Bonnie Lynn says it’s a horror show she’s had to watch for years: hundreds of bison gunned down near her Gardiner home as they leave Yellowstone National Park at Beattie Gulch in search of food. Last year alone, more than a thousand bison were killed there by hunters.
“It’s a sad situation not just for Yellowstone and the bison, it’s sad for the tribes, for the state of Montana and now, we have the chance to turn it around,” said Lynn.
Lynn has been at the forefront of the Beattie Gulch bison issue for about a decade, raising awareness and seeking change.
“It’s my legacy,” she said. “I ask the Lord, why was I allowed that precious land in my lifetime? The answer is clear—to be a voice for these animals who cannot speak.”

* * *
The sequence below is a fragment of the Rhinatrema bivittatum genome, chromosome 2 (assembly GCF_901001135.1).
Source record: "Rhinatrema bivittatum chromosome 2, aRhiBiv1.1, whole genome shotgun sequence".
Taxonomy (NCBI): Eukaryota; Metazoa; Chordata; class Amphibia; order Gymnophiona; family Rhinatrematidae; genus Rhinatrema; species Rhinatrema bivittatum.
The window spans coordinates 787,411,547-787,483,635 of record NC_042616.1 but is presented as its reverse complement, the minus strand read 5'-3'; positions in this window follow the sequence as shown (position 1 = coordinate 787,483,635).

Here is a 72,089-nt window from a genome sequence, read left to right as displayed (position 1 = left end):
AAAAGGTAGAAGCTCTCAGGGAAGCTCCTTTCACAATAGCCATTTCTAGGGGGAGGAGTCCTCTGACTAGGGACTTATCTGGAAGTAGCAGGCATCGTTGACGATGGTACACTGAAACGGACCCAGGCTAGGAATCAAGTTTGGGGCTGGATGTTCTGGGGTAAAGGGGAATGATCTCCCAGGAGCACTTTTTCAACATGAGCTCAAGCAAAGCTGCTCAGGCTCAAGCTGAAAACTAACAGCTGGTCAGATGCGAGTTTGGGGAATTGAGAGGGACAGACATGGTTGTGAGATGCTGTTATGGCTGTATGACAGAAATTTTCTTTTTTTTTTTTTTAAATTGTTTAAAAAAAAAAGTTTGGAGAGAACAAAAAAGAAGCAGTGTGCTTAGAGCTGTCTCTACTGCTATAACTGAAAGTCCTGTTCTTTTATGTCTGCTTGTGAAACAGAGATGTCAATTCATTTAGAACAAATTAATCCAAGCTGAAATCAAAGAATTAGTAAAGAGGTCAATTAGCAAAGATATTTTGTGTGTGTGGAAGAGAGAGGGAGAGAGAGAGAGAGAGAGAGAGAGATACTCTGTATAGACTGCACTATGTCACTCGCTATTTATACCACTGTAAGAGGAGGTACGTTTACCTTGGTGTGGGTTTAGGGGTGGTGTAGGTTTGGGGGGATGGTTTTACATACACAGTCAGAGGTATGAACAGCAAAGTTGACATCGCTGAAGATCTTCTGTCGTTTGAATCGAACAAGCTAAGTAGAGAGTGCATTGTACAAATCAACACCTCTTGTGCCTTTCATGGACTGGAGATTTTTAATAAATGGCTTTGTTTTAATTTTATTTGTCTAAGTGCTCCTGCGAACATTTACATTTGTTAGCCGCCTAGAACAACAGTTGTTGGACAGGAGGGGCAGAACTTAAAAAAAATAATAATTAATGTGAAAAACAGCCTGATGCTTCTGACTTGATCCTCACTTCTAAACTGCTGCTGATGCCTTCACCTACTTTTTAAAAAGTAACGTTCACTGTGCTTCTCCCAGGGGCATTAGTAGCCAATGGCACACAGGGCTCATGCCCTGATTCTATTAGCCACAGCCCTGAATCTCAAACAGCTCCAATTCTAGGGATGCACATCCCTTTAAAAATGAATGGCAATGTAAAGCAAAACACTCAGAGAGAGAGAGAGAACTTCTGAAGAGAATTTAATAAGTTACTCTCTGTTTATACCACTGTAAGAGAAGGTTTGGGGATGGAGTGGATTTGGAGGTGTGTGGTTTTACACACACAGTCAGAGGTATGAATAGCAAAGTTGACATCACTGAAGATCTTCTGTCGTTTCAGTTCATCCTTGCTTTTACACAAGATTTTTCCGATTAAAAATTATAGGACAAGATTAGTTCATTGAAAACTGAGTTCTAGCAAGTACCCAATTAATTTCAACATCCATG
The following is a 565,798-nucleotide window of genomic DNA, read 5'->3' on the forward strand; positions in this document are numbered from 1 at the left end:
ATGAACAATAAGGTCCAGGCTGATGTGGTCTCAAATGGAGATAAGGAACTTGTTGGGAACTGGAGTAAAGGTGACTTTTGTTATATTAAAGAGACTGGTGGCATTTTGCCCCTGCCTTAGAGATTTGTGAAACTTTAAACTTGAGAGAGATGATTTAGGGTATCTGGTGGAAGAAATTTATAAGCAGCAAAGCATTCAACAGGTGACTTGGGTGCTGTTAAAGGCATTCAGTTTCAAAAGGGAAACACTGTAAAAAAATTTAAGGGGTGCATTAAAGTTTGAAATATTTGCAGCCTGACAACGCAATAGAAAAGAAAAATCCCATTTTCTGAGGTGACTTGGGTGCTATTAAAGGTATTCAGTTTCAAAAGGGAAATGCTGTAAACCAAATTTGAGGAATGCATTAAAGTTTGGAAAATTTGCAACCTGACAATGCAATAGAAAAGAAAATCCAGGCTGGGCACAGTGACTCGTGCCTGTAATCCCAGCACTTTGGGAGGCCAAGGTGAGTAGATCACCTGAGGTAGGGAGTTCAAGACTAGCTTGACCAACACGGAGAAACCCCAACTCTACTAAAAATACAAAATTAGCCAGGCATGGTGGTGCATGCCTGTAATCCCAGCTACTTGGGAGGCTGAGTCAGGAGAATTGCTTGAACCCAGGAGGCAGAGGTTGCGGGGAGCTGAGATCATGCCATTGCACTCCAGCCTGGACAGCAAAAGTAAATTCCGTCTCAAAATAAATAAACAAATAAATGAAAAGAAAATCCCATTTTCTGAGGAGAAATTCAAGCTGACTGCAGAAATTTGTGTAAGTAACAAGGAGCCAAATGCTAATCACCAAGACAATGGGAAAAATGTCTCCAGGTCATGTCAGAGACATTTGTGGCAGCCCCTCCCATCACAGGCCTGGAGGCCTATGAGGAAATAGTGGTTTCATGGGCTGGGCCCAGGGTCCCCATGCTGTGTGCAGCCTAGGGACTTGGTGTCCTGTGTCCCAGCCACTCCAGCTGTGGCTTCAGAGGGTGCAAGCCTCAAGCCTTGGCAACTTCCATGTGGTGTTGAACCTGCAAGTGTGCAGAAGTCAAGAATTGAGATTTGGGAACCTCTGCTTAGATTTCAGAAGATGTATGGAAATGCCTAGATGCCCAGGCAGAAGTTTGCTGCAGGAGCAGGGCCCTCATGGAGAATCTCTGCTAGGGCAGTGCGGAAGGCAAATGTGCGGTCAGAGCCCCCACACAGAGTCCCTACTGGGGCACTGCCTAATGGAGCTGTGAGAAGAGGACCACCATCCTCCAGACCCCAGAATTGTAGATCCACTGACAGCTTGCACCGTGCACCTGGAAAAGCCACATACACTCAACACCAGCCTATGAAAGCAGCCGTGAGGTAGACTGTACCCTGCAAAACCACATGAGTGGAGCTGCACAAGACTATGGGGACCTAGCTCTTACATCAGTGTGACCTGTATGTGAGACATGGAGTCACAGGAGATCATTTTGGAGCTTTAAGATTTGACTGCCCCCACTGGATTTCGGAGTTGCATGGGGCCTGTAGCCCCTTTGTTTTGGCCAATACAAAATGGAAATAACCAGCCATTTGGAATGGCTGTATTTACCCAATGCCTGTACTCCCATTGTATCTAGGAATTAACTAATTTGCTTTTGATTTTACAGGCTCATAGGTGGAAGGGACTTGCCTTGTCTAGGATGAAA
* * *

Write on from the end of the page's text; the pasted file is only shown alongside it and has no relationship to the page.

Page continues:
And finally, she feels her voice is being heard thanks to the release of the Yellowstone Voices documentary.
“The public does not know the complicated, true bison story,” said Lynn.
Lynn says the 45-minute documentary will shed light on the Yellowstone ecosystem being affected.
“By this symbol of freedom which is our majestic national mammal,” said Lynn.
“I’m one small voice,” she added. “We need voices and I’m looking forward to better management and respect for our national mammal.”
A free screening of Yellowstone Voices takes place Nov. 9 at the Museum of the Rockies. You can learn more about the documentary at the Yellowstone Voices website.